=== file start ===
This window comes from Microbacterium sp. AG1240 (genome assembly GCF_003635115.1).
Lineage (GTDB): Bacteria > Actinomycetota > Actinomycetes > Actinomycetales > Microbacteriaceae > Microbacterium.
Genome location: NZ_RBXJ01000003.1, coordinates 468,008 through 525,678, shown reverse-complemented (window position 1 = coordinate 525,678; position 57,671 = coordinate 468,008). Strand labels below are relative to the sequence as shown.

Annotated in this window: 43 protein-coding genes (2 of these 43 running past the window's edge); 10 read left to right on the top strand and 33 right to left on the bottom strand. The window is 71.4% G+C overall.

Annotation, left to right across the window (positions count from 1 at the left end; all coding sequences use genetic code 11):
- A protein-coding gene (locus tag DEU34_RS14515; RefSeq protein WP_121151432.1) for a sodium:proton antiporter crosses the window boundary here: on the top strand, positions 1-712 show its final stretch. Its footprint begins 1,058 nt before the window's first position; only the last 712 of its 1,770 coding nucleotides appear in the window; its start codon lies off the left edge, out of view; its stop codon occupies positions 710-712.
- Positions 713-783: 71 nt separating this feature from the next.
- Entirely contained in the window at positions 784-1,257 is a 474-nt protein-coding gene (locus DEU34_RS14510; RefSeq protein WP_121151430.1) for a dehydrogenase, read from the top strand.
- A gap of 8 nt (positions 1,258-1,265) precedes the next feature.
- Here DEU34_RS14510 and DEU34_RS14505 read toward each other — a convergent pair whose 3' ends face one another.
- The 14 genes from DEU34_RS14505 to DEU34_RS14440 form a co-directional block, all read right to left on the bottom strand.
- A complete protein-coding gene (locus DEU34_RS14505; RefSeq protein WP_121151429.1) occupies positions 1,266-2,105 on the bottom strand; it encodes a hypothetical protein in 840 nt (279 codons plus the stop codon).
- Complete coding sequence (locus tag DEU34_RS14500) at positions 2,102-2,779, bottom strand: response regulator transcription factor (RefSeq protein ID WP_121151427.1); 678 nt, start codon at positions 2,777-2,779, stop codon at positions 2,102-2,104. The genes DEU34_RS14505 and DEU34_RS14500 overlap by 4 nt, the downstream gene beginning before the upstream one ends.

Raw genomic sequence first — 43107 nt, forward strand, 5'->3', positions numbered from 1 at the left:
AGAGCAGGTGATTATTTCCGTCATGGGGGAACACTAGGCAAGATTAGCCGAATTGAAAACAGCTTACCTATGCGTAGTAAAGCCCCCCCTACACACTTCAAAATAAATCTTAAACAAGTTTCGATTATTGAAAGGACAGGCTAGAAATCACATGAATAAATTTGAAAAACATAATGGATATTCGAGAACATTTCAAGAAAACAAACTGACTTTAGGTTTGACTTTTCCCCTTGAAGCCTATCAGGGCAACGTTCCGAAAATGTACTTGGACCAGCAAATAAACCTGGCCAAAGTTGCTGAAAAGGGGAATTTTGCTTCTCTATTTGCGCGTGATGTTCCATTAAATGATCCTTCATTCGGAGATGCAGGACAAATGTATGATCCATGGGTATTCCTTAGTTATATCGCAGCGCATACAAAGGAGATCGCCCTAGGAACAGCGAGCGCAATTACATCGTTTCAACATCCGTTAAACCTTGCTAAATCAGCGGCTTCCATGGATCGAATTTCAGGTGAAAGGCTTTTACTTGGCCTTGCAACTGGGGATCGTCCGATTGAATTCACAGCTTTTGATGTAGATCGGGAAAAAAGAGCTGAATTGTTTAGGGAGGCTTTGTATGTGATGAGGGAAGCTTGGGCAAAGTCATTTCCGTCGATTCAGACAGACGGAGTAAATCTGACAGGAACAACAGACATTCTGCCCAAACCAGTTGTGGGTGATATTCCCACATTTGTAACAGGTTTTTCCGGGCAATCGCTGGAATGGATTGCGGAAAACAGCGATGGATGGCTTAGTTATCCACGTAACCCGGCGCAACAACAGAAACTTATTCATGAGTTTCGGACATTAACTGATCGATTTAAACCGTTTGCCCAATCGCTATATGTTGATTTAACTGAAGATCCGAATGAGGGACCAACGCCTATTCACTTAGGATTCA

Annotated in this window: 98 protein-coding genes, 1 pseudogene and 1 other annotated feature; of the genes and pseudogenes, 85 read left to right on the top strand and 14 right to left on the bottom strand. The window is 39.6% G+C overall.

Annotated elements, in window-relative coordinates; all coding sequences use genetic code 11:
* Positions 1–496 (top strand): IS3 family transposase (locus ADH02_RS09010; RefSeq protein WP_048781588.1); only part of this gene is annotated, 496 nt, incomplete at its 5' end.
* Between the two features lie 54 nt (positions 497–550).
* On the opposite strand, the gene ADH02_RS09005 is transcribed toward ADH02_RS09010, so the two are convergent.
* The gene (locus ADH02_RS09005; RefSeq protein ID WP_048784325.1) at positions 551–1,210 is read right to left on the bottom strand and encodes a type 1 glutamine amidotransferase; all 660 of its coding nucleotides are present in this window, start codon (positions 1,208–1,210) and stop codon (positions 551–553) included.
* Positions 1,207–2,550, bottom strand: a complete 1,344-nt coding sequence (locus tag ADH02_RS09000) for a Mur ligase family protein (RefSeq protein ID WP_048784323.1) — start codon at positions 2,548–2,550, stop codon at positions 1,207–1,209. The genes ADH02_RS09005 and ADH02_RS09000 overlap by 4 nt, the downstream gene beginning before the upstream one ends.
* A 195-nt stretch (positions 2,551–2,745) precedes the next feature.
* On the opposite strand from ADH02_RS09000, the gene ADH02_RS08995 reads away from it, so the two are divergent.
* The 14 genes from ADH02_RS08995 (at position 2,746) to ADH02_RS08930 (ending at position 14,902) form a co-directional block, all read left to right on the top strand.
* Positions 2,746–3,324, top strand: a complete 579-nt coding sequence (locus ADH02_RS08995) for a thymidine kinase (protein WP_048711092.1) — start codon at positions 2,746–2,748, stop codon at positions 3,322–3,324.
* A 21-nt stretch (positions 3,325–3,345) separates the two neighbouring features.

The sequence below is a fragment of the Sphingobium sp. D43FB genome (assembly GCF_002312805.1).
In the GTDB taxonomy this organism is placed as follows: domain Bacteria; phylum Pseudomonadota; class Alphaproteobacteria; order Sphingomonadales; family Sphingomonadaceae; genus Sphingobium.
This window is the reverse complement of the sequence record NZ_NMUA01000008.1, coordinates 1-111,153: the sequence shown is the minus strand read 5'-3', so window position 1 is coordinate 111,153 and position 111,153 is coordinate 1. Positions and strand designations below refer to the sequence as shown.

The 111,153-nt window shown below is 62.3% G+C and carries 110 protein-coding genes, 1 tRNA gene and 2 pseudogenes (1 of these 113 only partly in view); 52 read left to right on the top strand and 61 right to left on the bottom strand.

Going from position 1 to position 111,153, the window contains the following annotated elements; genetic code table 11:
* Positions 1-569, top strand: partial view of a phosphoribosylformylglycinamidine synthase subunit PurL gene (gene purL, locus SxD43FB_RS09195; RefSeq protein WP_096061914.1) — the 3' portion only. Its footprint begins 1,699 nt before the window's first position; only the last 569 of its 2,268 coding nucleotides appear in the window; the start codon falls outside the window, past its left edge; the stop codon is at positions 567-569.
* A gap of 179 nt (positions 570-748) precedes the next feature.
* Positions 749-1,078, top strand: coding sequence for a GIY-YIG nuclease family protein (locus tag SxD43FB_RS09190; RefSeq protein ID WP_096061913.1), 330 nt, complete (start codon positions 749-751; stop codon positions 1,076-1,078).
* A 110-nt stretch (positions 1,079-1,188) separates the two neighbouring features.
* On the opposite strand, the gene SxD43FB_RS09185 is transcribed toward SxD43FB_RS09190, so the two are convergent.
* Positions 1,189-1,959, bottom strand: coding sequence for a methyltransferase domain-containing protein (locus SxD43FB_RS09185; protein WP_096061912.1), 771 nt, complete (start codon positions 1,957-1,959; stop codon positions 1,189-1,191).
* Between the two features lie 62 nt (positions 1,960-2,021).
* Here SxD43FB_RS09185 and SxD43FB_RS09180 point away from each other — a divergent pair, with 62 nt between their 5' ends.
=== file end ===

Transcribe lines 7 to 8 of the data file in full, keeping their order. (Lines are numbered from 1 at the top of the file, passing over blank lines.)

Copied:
- Positions 713-783: 71 nt separating this feature from the next.
- Entirely contained in the window at positions 784-1,257 is a 474-nt protein-coding gene (locus DEU34_RS14510; RefSeq protein WP_121151430.1) for a dehydrogenase, read from the top strand.